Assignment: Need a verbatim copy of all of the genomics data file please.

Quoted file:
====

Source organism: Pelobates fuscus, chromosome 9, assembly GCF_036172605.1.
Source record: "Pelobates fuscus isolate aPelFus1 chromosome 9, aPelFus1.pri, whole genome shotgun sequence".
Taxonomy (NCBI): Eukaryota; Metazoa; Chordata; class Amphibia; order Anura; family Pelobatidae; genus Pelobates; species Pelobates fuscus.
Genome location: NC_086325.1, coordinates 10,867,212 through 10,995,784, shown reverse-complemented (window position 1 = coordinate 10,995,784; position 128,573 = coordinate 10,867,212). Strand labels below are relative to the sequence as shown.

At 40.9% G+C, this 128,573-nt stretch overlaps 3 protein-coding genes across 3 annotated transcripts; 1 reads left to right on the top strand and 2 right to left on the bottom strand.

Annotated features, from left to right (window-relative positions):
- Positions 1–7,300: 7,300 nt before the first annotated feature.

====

Source organism: Pelobates fuscus, chromosome 9, assembly GCF_036172605.1.
Source record: "Pelobates fuscus isolate aPelFus1 chromosome 9, aPelFus1.pri, whole genome shotgun sequence".
Taxonomy (NCBI): Eukaryota; Metazoa; Chordata; class Amphibia; order Anura; family Pelobatidae; genus Pelobates; species Pelobates fuscus.
Genome location: NC_086325.1, coordinates 10,867,212 through 10,995,784, shown reverse-complemented (window position 1 = coordinate 10,995,784; position 128,573 = coordinate 10,867,212). Strand labels below are relative to the sequence as shown.

At 40.9% G+C, this 128,573-nt stretch overlaps 3 protein-coding genes across 3 annotated transcripts; 1 reads left to right on the top strand and 2 right to left on the bottom strand.

Annotated features, from left to right (window-relative positions):
- Positions 1–7,300: 7,300 nt before the first annotated feature.